In crisp Japanese, City Councilman Eric Crafton read aloud his resolution to limit Nashville government workers to communicating only in English. "Kono jyoukyou wa kaeru bekidesu," said Crafton, who is fluent in Japanese from his Navy service in Japan. It means, "This situation must change."
The fact that few people, if any, attending the City Council meeting understood Crafton was the point. The Tennessee state capital, like most cities in the country, allows government officials to communicate in any language they choose, and Crafton wanted to change that.
In a proposal that dominated local politics for two years and echoed similar debates around the country, Crafton hoped to make Nashville the largest city in the U.S. to prohibit the government from using languages other than English, with exceptions for issues of health and safety. Crafton says the city government spends more than $100,000 a year on translation and related services, and that he believes those costs should be borne by the constituents who require them.
"I happened to see a state legislature meeting in California where several of the state representatives had interpreters at their desk because they couldn't speak English," Crafton says. "That's not the vision I have for Nashville."
But the vision he does have for Nashville--and eventually America-drew criticism from the mayor and a coalition of civil rights groups, business leaders, ministers, and immigration experts.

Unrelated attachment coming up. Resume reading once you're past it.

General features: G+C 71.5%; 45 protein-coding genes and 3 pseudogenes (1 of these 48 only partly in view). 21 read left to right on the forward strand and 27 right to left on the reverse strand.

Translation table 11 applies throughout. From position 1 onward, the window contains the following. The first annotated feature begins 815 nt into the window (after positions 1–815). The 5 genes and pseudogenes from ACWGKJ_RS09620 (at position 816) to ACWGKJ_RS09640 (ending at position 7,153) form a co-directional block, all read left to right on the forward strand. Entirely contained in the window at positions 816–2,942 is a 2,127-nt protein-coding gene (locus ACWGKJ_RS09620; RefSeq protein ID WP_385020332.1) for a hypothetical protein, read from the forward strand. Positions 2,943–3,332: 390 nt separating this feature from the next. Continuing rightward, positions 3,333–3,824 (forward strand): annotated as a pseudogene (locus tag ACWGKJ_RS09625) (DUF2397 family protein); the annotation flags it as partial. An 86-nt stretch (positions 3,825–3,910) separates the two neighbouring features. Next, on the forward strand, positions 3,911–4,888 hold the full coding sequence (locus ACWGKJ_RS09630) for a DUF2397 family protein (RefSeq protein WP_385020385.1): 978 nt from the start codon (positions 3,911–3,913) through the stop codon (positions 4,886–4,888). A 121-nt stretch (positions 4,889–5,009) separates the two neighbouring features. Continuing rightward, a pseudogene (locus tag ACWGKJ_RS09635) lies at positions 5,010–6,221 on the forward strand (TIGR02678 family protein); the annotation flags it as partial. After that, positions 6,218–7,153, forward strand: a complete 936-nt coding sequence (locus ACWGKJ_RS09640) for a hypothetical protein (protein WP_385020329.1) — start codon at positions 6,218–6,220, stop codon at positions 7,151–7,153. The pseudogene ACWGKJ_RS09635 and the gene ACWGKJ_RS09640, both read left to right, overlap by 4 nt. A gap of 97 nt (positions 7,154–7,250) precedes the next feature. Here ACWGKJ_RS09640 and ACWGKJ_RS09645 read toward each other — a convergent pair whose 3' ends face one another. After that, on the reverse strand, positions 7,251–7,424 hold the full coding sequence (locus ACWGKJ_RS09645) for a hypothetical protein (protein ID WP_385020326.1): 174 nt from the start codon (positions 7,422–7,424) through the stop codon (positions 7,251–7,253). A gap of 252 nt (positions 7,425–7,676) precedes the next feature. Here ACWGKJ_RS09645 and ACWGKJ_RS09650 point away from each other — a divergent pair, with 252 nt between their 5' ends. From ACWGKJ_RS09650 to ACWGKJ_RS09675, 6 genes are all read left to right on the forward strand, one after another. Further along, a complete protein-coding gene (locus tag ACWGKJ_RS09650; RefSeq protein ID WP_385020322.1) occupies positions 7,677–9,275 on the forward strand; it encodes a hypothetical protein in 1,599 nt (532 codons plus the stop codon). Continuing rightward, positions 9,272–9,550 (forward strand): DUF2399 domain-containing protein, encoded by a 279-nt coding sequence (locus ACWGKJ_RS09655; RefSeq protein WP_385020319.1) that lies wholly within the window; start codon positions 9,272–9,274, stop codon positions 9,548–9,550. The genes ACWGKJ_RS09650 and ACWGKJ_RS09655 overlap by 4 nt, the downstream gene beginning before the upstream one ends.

While Crafton referred to his proposal as "English First," opponents called it "English Only." In an Op-Ed piece in The Tennessean newspaper, the leaders of nine institutions of higher education in Nashville said the proposal would harm the city's reputation for tolerance and diversity. "The irony of the city known as 'the Athens of the South' becoming the first major metropolitan community in America to pass "English only' is a distressing prospect," they wrote.
The Nashville Area Chamber of Commerce also opposed the proposal. "Economics is global, and to be competitive you cannot drive away immigrants and the businesses that rely on them," says Ralph J. Schulz, the chamber president. "Businesses from outside Nashville have been calling and saying, 'Is Nashville a xenophobic place?'"
BEN FRANKLIN'S OPINION
On January 22, Nashville voters rejected the English First proposal. It needed 50 percent of the vote to pass and drew only 44 percent.
The United States has never had an official language. But the debate over language in this country goes...